Perhaps the first and biggest benefit people get from volunteering is the satisfaction of incorporating service into their lives and making a difference in their community and country.
The intangible benefits alone—such as pride, satisfaction, and accomplishment—are worthwhile reasons to serve. In addition, when we share our time and talents we:
• Solve Problems
• Strengthen Communities
• Improve Lives
• Connect to Others
• Transform Our Own Lives
Benefit Your Health
Over the past two decades we have also seen a growing body of research that indicates volunteering provides individual health benefits in addition to social ones. This research, which is presented by CNCS in a report titled “The Health Benefits of Volunteering: A Review of Recent Research,” has established a strong relationship between volunteering and health: those who volunteer have lower mortality rates, greater functional ability, and lower rates of depression later in life than those who do not volunteer.
Comparisons of the health benefits of volunteering for different age groups have also shown that older volunteers are the most likely to receive greater benefits from volunteering, whether because they are more likely to face higher incidence of illness or because volunteering provides them with physical and social activity and a sense of purpose at a time when their social roles are changing.
Some of these findings also indicate that volunteers who devote a “considerable” amount of time to volunteer activities (about 100 hours per year) are most likely to exhibit positive health outcomes.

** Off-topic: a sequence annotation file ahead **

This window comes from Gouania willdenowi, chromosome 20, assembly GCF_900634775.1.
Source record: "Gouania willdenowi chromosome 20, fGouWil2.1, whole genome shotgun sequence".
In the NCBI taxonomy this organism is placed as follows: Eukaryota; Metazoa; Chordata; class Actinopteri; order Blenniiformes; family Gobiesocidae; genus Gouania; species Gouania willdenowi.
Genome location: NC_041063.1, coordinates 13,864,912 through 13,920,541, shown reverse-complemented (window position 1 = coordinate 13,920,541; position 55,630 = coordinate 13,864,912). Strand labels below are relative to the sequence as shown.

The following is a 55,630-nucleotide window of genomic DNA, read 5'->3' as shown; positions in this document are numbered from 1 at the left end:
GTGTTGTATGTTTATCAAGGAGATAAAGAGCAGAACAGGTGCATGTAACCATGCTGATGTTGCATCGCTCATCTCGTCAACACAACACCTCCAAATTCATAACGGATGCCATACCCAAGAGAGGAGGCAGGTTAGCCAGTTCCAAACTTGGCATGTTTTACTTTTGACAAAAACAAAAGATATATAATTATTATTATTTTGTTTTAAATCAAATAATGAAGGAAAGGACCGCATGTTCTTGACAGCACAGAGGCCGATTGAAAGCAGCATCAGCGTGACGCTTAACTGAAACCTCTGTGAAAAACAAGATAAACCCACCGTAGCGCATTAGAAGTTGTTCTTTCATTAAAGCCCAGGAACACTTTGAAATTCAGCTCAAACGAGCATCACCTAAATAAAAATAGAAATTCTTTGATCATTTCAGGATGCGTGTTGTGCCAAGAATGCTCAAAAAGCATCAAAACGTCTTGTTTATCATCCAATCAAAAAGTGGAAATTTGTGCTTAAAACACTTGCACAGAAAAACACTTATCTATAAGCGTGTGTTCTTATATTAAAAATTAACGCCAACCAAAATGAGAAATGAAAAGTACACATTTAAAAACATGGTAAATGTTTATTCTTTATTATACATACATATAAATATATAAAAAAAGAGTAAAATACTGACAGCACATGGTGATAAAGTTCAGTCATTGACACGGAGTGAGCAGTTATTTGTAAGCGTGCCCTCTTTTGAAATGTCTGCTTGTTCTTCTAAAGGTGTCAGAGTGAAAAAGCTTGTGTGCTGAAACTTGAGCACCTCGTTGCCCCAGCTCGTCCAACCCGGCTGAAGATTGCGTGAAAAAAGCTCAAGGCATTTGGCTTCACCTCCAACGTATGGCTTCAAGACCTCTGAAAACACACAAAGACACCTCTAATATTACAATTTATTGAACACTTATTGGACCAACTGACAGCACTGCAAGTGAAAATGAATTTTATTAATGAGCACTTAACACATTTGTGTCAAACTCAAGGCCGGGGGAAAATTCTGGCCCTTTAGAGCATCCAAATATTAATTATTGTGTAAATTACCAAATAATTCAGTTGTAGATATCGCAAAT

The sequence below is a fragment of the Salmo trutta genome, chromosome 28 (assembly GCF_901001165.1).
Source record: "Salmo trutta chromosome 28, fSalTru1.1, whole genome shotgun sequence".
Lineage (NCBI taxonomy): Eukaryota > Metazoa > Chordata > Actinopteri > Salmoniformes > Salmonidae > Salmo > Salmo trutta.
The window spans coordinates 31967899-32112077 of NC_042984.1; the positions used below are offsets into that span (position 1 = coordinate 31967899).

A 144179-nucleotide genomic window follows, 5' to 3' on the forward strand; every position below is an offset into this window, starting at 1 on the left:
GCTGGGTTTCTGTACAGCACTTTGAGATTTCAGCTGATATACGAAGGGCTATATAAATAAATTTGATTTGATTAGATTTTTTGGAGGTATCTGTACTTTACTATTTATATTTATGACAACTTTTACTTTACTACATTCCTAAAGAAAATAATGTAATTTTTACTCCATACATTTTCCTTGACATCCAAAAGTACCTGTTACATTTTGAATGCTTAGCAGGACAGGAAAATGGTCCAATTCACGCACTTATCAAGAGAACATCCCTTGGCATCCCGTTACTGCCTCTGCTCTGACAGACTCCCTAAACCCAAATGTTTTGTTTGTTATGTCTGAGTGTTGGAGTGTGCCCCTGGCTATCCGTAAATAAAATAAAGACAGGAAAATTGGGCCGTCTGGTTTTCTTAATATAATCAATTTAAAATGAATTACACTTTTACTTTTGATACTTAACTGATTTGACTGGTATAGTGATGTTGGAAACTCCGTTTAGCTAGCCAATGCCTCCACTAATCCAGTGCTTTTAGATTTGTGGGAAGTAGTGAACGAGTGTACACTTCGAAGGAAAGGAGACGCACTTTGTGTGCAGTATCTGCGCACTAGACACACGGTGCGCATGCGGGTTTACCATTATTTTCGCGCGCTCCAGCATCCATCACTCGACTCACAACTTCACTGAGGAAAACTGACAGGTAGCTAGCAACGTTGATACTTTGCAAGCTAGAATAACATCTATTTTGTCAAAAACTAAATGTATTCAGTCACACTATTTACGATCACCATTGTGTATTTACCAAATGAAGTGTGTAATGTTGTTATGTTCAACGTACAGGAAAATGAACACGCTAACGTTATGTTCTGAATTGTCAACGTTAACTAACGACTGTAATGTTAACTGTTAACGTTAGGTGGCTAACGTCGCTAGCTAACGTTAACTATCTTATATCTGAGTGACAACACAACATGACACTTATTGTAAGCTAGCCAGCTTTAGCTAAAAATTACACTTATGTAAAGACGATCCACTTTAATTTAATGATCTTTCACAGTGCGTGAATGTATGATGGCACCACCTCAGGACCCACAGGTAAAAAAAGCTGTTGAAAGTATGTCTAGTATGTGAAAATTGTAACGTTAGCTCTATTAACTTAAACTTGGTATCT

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Tips for Volunteering
Below are general tips for individuals interested in volunteering, as well as broken down by specific age category.
Other Important Links
Military Family Month
Art & Essay Contest teaches healthy communication skills
Military children draw and write about unique challenges
Details and Information:
Co-sponsored by GEICO, the annual Armed Services YMCA Art & Essay Contest allows children to express their military lifestyle and serves to remind us of the sacrifices our men and women in uniform, and their families, make each day for our country. Entries for the art contest depict the theme, “My Military Family” or "My Day at the ASYMCA," while the essay's theme is either "My greatest challenge as a military child has been.." or "How the Armed Services YMCA helped me."
The contest is officially launched every November and is open to all eligible children of U.S. active duty or retired service members. Winners of both the art and essay contests are announced in April and have their winning entries displayed at 34 Armed Services YMCA branch and affiliate locations, as well as military bases worldwide during Military Family Month each November.
Winners also receive a special Apple brand product prize to help military children continue creating and expressing themselves.
Entries for the art contest should depict the theme, “My Military Family” or "My Day at the ASYMCA." The art contest promotes art among children in grades 1–6 of active duty or retired (with 20+ years of service) members of the Army, Marine Corps, Navy, Air Force, Coast Guard and National Guard/Reserves families.
This year’s the essay contest's two themes, "How the ASYMCA has helped me," or "My greatest challenge as a military child has been.." encourages military children to use creative writing to express how they conquered the challenge or how the ASYCMA was a part of their life.
Reminder: all artwork and essays become the property of the Armed Services YMCA.
Submissions for the ASYMCA Art & Essay Contest should be submitted by March 16, 2018.
Details and entry forms
Rules, instructions, & entry forms can be found by clicking the rules & entry form button.
Sign up for email notifications
The details of the annual contest are released in November. Sign up now so you don't miss the deadline to enter.
Last year's winning submissions: